Stop-motion animation stalwart Ray Harryhausen’s masterpiece sees the titular adventurer and his band of merry men battle creatures from Greek mythology including the giant 70 metre tall walking bronze statue of Talos, the multi-headed terrors of Hydra, and—in the films finest scene—skeletons summoned from the ground by the evil King Aeëtes of Colchis (Jack Gwillim). It may be old school, but this sequence still inspires awe.
Tim Burton’s heart-warming and deeply personal fantasy fable, based on Daniel Wallace’s novel Big Fish: A Novel of Mythic Proportions, stars Albert Finney as Edward Bloom, a dying man who is regaling stories of his life to his son, played by Billy Crudup, who is skeptical about his father’s fantastical flights of fancy. It’s all beautifully depicted with typically Burtonesque flourishes. Ewan McGregor stars as Edward’s younger imagined version of himself.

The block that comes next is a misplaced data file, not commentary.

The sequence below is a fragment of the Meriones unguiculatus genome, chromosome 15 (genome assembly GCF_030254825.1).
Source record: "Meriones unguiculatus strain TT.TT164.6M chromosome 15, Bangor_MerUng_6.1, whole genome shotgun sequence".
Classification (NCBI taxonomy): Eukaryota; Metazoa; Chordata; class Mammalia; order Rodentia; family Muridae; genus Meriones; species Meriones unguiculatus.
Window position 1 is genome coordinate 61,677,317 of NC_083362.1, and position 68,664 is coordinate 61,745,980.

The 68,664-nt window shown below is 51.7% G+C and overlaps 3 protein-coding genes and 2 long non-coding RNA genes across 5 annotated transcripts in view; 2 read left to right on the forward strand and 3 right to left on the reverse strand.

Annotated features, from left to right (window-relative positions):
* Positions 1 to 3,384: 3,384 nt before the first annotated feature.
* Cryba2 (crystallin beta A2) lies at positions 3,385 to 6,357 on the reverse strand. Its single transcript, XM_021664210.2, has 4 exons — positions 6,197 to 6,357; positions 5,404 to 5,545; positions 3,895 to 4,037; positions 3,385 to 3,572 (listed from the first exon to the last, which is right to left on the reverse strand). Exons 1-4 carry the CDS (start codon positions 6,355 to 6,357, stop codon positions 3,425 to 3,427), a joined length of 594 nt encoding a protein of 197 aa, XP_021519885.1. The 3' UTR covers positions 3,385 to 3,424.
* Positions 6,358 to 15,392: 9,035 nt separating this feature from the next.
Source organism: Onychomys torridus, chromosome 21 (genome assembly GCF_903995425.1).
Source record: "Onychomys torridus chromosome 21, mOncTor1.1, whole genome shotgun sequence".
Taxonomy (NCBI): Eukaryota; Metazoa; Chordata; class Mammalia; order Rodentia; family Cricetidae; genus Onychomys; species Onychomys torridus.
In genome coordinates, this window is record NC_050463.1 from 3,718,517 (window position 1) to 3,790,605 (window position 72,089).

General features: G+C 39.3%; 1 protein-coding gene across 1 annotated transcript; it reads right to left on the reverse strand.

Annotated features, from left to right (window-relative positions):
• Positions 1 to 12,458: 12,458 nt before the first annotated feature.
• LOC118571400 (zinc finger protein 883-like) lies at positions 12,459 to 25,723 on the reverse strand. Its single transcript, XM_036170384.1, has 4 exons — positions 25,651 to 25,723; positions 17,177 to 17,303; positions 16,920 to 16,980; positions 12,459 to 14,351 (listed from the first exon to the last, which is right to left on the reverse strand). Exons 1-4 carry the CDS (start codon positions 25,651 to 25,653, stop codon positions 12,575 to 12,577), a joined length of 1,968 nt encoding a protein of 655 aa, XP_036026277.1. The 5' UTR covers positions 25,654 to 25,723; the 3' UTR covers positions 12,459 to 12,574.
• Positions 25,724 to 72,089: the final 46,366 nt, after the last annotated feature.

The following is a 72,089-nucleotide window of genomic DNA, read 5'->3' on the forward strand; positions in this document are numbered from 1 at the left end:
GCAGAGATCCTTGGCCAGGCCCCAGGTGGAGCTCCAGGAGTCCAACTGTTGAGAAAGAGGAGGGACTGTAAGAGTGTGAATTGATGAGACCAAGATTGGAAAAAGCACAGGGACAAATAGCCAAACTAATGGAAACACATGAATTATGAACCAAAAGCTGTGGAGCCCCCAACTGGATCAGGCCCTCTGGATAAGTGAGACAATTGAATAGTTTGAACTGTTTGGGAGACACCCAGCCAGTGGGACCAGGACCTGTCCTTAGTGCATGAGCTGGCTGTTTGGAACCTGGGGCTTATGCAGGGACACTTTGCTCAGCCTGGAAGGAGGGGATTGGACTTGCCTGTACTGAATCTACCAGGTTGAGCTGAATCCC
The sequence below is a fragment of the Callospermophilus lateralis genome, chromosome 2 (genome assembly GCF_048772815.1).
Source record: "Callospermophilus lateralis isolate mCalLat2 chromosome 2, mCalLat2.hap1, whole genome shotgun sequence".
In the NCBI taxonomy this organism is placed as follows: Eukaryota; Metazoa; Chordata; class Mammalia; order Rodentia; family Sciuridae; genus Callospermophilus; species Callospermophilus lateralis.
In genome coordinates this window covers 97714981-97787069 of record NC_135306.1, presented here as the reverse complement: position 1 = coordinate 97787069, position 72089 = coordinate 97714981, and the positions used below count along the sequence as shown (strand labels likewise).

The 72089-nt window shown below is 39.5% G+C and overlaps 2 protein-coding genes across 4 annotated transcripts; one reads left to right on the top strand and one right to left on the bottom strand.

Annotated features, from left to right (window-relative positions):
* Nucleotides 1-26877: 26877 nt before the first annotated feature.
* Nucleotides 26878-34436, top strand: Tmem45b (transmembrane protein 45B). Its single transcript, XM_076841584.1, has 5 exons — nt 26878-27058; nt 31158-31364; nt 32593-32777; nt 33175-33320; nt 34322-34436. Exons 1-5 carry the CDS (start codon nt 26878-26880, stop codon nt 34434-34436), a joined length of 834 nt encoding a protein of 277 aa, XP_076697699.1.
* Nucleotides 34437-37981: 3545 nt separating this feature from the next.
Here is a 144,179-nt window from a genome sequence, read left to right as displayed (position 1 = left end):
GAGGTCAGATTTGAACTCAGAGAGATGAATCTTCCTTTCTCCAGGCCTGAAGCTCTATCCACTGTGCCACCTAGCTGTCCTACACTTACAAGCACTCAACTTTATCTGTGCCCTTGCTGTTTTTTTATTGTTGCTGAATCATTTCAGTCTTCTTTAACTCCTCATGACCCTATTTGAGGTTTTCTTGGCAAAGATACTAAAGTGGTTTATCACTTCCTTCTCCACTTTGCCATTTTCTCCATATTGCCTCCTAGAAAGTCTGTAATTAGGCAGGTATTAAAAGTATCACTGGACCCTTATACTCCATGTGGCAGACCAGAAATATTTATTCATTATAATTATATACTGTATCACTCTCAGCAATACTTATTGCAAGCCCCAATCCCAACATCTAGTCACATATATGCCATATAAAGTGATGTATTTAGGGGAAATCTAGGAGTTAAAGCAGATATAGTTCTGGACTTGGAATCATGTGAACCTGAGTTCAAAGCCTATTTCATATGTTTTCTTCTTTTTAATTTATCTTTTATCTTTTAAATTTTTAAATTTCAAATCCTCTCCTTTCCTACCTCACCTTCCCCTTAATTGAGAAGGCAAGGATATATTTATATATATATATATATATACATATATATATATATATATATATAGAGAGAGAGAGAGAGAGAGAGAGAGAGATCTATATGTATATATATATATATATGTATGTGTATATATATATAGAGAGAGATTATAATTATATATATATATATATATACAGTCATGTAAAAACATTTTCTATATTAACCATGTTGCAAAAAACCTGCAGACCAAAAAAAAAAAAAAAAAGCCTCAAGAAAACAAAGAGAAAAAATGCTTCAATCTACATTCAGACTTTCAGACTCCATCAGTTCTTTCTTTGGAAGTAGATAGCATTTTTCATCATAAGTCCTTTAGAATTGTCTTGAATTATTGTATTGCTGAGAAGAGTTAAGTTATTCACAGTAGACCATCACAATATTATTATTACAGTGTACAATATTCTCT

The magical world of Studio Ghibli and the audacious anime of Hayao Miyazaki have always brought the fantastic to vivid life—and My Neighbour Totoro is no exception. It tells the fantasy fable of two girls who move to the country to be near their ailing mother and have adventures with the wondrous forest spirits who live nearby. The big friendly creature Totoro was so popular he became the official logo for the studio. Joyous family fun.
Before Bong Joon Ho won over hearts, minds and the Academy with Parasite, the Korean director took on the environment in this fantastical but all too prescient ecological actioner. With a cast boasting Jake Gyllenhaal, Paul Dano, Tilda Swinton, Steven Yeun, Lily Collins, Shirley Henderson and Daniel Henshall, the story revolves around a 10-year-old girl Mija (a delightful An Seo Hyun) rescuing her “super pig” Okja, who evil big businesses want to turn into a food franchise.
Will Smith is away with the fairies in this fantastical actioner set in an alternate reality in which humans and mythical creatures co-exist. Smith plays Daryl Ward, an LAPD police officer and Joel Edgerton, the nation’s first orc police officer. The pair are caught in a war waging between two fairies, played by Lucy Fry and Noomi Rapace, fighting for possession of a mystical weapon capable of destroying an entire city.